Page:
We set a course to put us outside the York Spit at the mouth of the York River, and then directly to Wolftrap Light. The Lighthouses and Lights along the Bay are truly unique and must see for anyone traveling up the Bay. Many boaters run the ship channel down the center of the Bay fearing shoals and really miss out on a lot. Once across the wide expanse of Mobjack Bay and the arrival at Wolftrap, we turned into the Piankatank River, There is a shoal that extends for a long distance off Cherry Point on Gwynns Island that must be avoided. But once past the shoal we headed directly for the entrance to Deltaville.
The entrance channel can be a little daunting to someone that has not done it before. It is well marked but very, very shallow outside the marked channel. It comes in on an angle then makes a sharp left curve around and you must run almost onto a small beach as you make the left turn. A sharp right brings you into the marina area and anchorage but there is one last red marker that must be cleared before making the turn toward the marina. Once you have cleared all of the hurtles the anchorage is wide and deep with good holding just past the Deltaville Marina off the private docks across the channel. Even with the exposure from the south, we have sat here in heavy southerly winds and the shoal across the mouth of the river keeps the waves down. Winds from any other direction are no problem. Some like to anchor in a branch that goes off to port called Jackson Creek. There protection is excellent from all points of the compass. We shared the anchorage with three other boats.
It has been a while since I have commented on one of my favorite organizations, the National Weather Service. You know, the organization that some can work for, be consistently wrong, get paid well and not loose their job. Their forecast for Sunday was NW 10 to 15 with gusts to 20, making this uncomfortable since we would be going northwest on the Bay. We checked the forecast again at daybreak and it was still the same so we decided to have a lay day in Deltaville. We monitored the forecast during the day and they insisted it would be 20 knots after noon, despite their own buoy reports all day with winds of 6 to 10 knots. The forecast changed three times since morning and the broadcast for Monday stated west 10 to 15 and west 5 to 10 for Tuesday. The text reports on their website also said west 10 to 15 for Monday, but added with gusts to 20, not stated on their VHF broadcasts. The text for Tuesday said west 5 to 10 with gusts to 20. So how could they possibly be wrong with winds forecast for Tuesday anywhere from 5 knots to 20 knots. What a great way to assure your forecast is correct no matter what. Unfortunately this ridiculous information is absolutely worthless for anyone trying to decide if they should venture out on the water. Over the years we have come to the conclusion that the folks at NWS responsible for marine forecasts pretty much stick to using the W A G method, Wild Ass Guess, to put out their product.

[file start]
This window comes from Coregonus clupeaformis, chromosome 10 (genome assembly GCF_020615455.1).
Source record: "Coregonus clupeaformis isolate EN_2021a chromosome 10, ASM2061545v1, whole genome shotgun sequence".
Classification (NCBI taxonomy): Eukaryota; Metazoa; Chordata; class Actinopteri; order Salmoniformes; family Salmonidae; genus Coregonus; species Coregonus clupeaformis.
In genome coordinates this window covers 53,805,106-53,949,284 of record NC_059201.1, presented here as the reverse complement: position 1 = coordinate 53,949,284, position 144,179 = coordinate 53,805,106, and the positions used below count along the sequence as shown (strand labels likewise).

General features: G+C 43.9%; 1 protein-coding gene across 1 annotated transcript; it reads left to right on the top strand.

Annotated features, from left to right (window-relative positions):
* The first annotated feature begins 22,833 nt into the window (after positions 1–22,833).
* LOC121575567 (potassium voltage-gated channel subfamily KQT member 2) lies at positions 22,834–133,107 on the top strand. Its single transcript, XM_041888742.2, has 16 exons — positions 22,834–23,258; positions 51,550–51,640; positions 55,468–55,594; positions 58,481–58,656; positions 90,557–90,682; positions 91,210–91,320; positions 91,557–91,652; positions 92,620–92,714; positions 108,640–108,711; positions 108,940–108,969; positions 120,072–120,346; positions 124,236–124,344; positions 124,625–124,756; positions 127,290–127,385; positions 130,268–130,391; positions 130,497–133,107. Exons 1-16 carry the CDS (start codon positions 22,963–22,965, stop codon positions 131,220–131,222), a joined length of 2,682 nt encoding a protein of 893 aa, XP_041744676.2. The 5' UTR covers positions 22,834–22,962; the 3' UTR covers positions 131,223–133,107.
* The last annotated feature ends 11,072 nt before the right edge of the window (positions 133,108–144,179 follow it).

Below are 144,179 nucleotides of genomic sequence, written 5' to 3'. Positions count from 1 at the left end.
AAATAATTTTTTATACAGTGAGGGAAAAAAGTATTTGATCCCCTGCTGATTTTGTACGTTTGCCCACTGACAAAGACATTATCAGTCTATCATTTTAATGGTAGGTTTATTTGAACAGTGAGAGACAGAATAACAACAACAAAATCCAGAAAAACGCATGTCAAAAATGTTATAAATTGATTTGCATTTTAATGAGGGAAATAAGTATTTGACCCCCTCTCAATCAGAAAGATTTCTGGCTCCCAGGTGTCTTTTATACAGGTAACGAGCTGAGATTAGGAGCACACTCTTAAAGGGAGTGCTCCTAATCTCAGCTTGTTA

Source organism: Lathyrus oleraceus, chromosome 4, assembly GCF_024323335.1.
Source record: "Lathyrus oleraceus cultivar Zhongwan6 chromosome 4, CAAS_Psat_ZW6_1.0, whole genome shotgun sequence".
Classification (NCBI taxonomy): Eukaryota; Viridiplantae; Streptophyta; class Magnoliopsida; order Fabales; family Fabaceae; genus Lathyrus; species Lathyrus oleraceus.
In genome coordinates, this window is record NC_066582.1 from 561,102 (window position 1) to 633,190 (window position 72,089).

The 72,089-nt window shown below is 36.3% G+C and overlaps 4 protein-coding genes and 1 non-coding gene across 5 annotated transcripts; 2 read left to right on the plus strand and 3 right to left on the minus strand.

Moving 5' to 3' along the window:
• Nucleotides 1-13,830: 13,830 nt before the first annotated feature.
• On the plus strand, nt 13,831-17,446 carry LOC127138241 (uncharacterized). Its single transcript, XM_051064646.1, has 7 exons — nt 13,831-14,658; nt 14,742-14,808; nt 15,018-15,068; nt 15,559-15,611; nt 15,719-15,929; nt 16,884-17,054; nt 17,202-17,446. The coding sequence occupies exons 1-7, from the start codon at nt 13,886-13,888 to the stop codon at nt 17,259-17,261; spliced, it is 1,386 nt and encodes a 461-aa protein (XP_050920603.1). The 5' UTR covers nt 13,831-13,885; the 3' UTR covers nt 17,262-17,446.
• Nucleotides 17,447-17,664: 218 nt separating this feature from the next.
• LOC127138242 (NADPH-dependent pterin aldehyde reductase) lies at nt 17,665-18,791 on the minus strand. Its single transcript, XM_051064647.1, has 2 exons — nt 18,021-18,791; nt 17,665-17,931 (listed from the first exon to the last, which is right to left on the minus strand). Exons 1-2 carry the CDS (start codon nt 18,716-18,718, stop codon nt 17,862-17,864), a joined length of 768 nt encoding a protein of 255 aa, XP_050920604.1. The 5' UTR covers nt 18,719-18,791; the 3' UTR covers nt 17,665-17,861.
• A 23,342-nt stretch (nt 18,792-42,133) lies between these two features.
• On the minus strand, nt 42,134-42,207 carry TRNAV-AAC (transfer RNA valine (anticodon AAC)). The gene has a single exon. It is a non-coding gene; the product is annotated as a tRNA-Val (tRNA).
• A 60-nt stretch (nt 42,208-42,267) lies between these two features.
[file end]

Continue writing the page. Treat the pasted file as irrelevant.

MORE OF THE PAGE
Our lay day was not a complete waste. Sometimes we rest and relax and other times we use it for maintenance. This would be a maintenance day and it turned out to be a blessing in disguise. The fuel in our tanks when we bought the boat had sat for a long time, perhaps a year or more. We topped off the tanks in Beaufort, but one of the projects we have yet to complete is a fuel polishing system. All of the components are sitting on the boat ready to be installed. As time ran out prior to us heading north, I decided as a precaution to add a vacuum gauge to the Racor filter to alert me if the filters were becoming clogged. We installed this on our sailboat and it was a big help in letting us know we needed to change filters before the engine shut down. All the way up the waterway, when doing my regular engine room checks, the gauge was always at zero and never showing the slightest movement. We knew from past experience, this was just not right. I had considered changing the Racor filters in Great Bridge but never got around to it. Since we would be here an extra day, it was time and I wanted to be sure we had a clean filter heading up the Bay in case we got bounced around. This is usually when the dirt in the tank gets stirred up and clogs the filter. When I removed the existing filter the dirt and goo on the filter and in the housing was actually a shock. We have no idea how the engine was continuing to run, but it is a real testament to the Ford Lehman. The filter housing was cleaned and a new filter installed. We keep a small can of diesel on board to refill the filters making it unnecessary to have to bleed the fuel system to restart the engine. Racor is another one of those companies that once upon a time made quality equipment that you could count on. This seems to me to no longer be the case. It has now been relegated to the ranks of overpriced, poorly built products that may or may not work as needed. It is sad, and is happening all to often. But, a few other minor items were done and we will look at the weather guess for tomorrow and will probably head north. We need to be in Pasadena, Maryland by Wednesday for a commitment and the weather looks like it will change, but not for the better, by then.